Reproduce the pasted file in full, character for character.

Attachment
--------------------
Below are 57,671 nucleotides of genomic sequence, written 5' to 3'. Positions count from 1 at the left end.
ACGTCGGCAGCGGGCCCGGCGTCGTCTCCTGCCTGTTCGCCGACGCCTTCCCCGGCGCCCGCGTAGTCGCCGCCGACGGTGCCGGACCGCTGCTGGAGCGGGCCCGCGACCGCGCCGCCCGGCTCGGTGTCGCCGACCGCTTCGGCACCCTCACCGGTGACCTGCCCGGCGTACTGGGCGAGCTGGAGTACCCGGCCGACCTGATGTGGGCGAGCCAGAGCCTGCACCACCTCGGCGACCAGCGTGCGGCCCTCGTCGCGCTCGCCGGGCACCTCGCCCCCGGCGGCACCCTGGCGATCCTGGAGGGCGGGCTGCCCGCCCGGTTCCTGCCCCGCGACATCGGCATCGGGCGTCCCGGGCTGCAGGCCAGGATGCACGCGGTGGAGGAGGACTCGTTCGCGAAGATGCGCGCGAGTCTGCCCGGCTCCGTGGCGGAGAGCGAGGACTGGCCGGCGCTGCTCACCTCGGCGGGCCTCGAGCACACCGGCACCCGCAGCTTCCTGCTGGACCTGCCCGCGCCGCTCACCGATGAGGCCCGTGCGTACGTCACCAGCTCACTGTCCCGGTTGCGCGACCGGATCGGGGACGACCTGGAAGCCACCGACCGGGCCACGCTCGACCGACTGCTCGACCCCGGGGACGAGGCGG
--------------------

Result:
Below are 57,671 nucleotides of genomic sequence, written 5' to 3'. Positions count from 1 at the left end.
ACGTCGGCAGCGGGCCCGGCGTCGTCTCCTGCCTGTTCGCCGACGCCTTCCCCGGCGCCCGCGTAGTCGCCGCCGACGGTGCCGGACCGCTGCTGGAGCGGGCCCGCGACCGCGCCGCCCGGCTCGGTGTCGCCGACCGCTTCGGCACCCTCACCGGTGACCTGCCCGGCGTACTGGGCGAGCTGGAGTACCCGGCCGACCTGATGTGGGCGAGCCAGAGCCTGCACCACCTCGGCGACCAGCGTGCGGCCCTCGTCGCGCTCGCCGGGCACCTCGCCCCCGGCGGCACCCTGGCGATCCTGGAGGGCGGGCTGCCCGCCCGGTTCCTGCCCCGCGACATCGGCATCGGGCGTCCCGGGCTGCAGGCCAGGATGCACGCGGTGGAGGAGGACTCGTTCGCGAAGATGCGCGCGAGTCTGCCCGGCTCCGTGGCGGAGAGCGAGGACTGGCCGGCGCTGCTCACCTCGGCGGGCCTCGAGCACACCGGCACCCGCAGCTTCCTGCTGGACCTGCCCGCGCCGCTCACCGATGAGGCCCGTGCGTACGTCACCAGCTCACTGTCCCGGTTGCGCGACCGGATCGGGGACGACCTGGAAGCCACCGACCGGGCCACGCTCGACCGACTGCTCGACCCCGGGGACGAGGCGG